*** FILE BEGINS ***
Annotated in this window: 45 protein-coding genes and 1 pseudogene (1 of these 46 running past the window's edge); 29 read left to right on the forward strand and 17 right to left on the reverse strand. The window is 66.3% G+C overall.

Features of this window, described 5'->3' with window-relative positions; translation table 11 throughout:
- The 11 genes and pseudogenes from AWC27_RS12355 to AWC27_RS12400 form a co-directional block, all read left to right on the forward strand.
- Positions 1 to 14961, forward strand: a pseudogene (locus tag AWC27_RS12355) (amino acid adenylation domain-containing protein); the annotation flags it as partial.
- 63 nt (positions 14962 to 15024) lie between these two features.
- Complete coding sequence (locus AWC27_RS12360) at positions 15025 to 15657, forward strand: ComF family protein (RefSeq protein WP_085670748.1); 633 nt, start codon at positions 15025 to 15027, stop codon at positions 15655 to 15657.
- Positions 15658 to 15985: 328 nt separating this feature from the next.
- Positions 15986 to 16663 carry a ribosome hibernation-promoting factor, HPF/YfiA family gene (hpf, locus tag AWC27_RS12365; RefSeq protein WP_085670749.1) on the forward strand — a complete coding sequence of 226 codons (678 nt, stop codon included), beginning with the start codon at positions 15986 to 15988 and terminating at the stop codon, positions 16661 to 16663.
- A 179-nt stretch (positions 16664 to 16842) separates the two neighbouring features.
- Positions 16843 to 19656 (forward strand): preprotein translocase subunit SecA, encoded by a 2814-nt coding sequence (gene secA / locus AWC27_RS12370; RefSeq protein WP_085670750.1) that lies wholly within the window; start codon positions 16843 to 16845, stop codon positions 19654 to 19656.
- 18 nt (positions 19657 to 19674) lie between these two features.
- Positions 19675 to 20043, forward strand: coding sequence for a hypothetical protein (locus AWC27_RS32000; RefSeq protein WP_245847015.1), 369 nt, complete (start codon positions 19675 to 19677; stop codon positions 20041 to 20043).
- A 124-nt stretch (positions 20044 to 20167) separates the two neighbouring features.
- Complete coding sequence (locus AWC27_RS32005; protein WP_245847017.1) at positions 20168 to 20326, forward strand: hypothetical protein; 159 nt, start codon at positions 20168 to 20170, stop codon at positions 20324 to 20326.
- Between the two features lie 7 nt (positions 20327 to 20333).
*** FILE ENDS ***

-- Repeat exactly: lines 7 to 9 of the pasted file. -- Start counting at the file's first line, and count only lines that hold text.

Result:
- Positions 15658 to 15985: 328 nt separating this feature from the next.
- Positions 15986 to 16663 carry a ribosome hibernation-promoting factor, HPF/YfiA family gene (hpf, locus tag AWC27_RS12365; RefSeq protein WP_085670749.1) on the forward strand — a complete coding sequence of 226 codons (678 nt, stop codon included), beginning with the start codon at positions 15986 to 15988 and terminating at the stop codon, positions 16661 to 16663.
- A 179-nt stretch (positions 16664 to 16842) separates the two neighbouring features.